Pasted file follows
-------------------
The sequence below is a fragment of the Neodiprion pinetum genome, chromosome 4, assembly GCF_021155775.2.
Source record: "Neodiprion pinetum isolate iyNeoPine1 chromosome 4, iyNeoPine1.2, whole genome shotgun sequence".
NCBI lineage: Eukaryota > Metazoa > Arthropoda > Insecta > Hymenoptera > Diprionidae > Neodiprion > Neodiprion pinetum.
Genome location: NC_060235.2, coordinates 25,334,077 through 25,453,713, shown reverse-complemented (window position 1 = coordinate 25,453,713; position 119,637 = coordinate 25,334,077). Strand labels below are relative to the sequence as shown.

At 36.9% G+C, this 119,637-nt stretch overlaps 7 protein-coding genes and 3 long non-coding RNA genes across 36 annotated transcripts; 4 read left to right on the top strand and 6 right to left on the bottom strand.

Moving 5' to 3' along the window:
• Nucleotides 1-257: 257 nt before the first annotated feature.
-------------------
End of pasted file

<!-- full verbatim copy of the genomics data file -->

The sequence below is a fragment of the Neodiprion pinetum genome, chromosome 4, assembly GCF_021155775.2.
Source record: "Neodiprion pinetum isolate iyNeoPine1 chromosome 4, iyNeoPine1.2, whole genome shotgun sequence".
NCBI lineage: Eukaryota > Metazoa > Arthropoda > Insecta > Hymenoptera > Diprionidae > Neodiprion > Neodiprion pinetum.
Genome location: NC_060235.2, coordinates 25,334,077 through 25,453,713, shown reverse-complemented (window position 1 = coordinate 25,453,713; position 119,637 = coordinate 25,334,077). Strand labels below are relative to the sequence as shown.

At 36.9% G+C, this 119,637-nt stretch overlaps 7 protein-coding genes and 3 long non-coding RNA genes across 36 annotated transcripts; 4 read left to right on the top strand and 6 right to left on the bottom strand.

Moving 5' to 3' along the window:
• Nucleotides 1-257: 257 nt before the first annotated feature.